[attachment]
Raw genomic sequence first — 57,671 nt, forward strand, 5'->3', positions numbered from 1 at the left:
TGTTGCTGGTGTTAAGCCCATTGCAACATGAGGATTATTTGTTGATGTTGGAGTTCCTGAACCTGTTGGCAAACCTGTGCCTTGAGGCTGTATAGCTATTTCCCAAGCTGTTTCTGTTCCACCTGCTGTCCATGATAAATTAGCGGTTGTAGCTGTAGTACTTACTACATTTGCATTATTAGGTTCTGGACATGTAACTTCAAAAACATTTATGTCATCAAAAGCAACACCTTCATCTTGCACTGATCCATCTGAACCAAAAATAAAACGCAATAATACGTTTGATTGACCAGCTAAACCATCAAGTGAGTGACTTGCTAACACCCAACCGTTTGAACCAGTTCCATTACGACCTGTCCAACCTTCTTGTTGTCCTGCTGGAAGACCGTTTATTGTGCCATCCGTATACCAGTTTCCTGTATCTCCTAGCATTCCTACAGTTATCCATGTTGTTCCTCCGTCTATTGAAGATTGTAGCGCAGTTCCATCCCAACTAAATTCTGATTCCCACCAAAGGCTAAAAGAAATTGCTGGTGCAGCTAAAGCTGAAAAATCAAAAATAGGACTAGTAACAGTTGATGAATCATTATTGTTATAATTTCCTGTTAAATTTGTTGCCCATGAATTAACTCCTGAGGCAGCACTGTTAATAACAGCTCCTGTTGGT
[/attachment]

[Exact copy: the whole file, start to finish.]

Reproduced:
Raw genomic sequence first — 57,671 nt, forward strand, 5'->3', positions numbered from 1 at the left:
TGTTGCTGGTGTTAAGCCCATTGCAACATGAGGATTATTTGTTGATGTTGGAGTTCCTGAACCTGTTGGCAAACCTGTGCCTTGAGGCTGTATAGCTATTTCCCAAGCTGTTTCTGTTCCACCTGCTGTCCATGATAAATTAGCGGTTGTAGCTGTAGTACTTACTACATTTGCATTATTAGGTTCTGGACATGTAACTTCAAAAACATTTATGTCATCAAAAGCAACACCTTCATCTTGCACTGATCCATCTGAACCAAAAATAAAACGCAATAATACGTTTGATTGACCAGCTAAACCATCAAGTGAGTGACTTGCTAACACCCAACCGTTTGAACCAGTTCCATTACGACCTGTCCAACCTTCTTGTTGTCCTGCTGGAAGACCGTTTATTGTGCCATCCGTATACCAGTTTCCTGTATCTCCTAGCATTCCTACAGTTATCCATGTTGTTCCTCCGTCTATTGAAGATTGTAGCGCAGTTCCATCCCAACTAAATTCTGATTCCCACCAAAGGCTAAAAGAAATTGCTGGTGCAGCTAAAGCTGAAAAATCAAAAATAGGACTAGTAACAGTTGATGAATCATTATTGTTATAATTTCCTGTTAAATTTGTTGCCCATGAATTAACTCCTGAGGCAGCACTGTTAATAACAGCTCCTGTTGGT